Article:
The question of slavery is hinted at in the origin story about Braavos (told to Arya by the Kindly Men in Book 4) and fleshed out in Book 5. As a slave, Tyrion realized that on some level people “chose” to be slaves because a slave still has a choice not to be enslaved, and that last choice is death — echoing the initial mission of the Faceless Men.

    Looping this reflection back to the theme of power and obedience and free will … See, it’s one big thought all connected together. The key quote about free will comes from Little Finger to Sansa: “Even the humblest pieces can have wills of their own. Sometimes they refuse to make the moves you’ve planned for them.” (Book 4)

    • Reply May 1, 2014

      Jamie Adair

      What a wonderful, insightful and deep comment. Thank you for sharing it.

      • Reply May 1, 2014

        Jun

        No thank YOU. What a beautiful and fabulous blog you have. I discovered it last week and have been getting lost in the posts ever since. Love it!

        I wonder if you have any interest in comparing historical facts about slavery and ASOIAF’s depiction.

        • Reply May 1, 2014

          Jamie Adair

          Thanks!! I’m really glad you like it. Actually, I think a slavery series that would be really interesting/meaningful. Maybe when the season is over because I think I might be at capacity. (I am trying to follow the season – we will see how this works out. :)) We’re you thinking Spartacus? Slavery in the ancient world? As a general concept? I did some reading on modern human trafficking a few years ago and slavery is sadly still a modern and relevant issue.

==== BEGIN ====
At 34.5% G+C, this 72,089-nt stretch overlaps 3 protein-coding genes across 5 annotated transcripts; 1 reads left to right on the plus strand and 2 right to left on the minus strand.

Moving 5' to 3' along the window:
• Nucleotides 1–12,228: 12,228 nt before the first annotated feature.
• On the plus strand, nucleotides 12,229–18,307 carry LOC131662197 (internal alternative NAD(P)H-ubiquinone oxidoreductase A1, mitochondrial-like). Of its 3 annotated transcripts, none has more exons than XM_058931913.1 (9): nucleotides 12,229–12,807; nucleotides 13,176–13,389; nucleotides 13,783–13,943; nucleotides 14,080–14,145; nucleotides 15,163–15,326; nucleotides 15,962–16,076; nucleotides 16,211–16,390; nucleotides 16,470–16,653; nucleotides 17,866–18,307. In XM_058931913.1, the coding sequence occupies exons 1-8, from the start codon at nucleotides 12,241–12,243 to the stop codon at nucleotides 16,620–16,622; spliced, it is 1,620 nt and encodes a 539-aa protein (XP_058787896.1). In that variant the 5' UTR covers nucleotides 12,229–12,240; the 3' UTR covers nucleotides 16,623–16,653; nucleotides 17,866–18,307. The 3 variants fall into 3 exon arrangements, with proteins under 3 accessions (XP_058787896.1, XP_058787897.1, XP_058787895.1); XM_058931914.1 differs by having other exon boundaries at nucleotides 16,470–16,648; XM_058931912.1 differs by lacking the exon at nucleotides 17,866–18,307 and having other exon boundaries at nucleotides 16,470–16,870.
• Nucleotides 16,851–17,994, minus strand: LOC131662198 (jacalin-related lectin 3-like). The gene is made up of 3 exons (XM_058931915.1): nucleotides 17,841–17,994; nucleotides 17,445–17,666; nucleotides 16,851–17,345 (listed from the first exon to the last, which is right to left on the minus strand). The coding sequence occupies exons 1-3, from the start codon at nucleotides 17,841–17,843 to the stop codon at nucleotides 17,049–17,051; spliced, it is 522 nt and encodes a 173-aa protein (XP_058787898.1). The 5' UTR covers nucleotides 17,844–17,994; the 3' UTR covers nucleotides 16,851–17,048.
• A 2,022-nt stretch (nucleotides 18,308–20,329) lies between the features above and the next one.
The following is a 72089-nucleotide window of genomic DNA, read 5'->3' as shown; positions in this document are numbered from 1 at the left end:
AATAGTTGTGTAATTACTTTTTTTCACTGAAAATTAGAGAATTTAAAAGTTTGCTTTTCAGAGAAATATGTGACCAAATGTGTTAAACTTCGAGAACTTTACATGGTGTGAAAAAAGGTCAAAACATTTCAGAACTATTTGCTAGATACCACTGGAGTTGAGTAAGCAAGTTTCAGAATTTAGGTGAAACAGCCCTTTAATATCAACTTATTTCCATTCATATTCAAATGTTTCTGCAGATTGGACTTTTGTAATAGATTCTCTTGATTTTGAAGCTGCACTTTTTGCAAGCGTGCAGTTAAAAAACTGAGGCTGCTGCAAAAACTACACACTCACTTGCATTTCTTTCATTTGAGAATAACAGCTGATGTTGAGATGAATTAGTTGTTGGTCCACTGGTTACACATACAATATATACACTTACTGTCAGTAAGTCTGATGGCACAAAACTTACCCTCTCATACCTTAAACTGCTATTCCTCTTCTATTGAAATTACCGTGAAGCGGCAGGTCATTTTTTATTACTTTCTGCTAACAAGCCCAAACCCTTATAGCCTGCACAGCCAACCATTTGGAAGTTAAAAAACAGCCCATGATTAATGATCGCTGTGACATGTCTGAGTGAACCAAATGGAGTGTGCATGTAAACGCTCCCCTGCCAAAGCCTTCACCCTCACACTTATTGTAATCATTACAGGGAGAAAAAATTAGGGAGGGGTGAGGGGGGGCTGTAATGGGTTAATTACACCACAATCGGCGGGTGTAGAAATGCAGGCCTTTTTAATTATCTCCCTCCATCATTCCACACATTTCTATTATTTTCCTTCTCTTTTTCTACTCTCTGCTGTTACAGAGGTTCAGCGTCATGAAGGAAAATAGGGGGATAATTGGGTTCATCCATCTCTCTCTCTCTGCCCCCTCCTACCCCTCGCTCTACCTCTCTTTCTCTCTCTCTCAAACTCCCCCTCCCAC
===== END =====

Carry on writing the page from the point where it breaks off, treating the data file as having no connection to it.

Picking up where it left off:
• May 1, 2014

            Jun

            Great! Look forward to your slavery series. The thing with ASOIAF is that it’s never referring to just one historical event or person. Not being a historian myself, I only recognize slavery in ancient Rome/Greece, which includes gladiators (the fighting pits anyone?), in ancient Egypt (the decaying civilization), and in the not-so-distant past in the Americas. There could be more.

            In his youth George RR Martin wrote a book called “Fevre Dream.” It’s a vampire story, a nod to Mark Twain (steamboat on Mississippi), a Southern Gothic story, and an early examination of slavery, not only of people who are chained and shackled but also of the mind of many more. Clearly this is not a new theme for him.

          • May 1, 2014

            Jamie Adair

            Oh that’s very interesting. I loved the Anne Rice series (before it fell to pieces) and the southern gothic genre. Was Fevre Dream good? Have you read it?

            Yes, just to warn the slave series will take a while. (Possibly 1-2 months after the series ends.) I usually try to read several, if not many books, on a topic before I start writing. I don’t want to just repeat what’s on Wikipedia if I can help it, so I’m always trying to find details that aren’t easily found on the Internet or in widely read books. I don’t always succeed, BTW. (I’ve drafted some articles about Isabeau of Bavaria, but, because there are more books in French, the translated Wikipedia articles were actually better than the English books and journal articles I could find. 🙁 )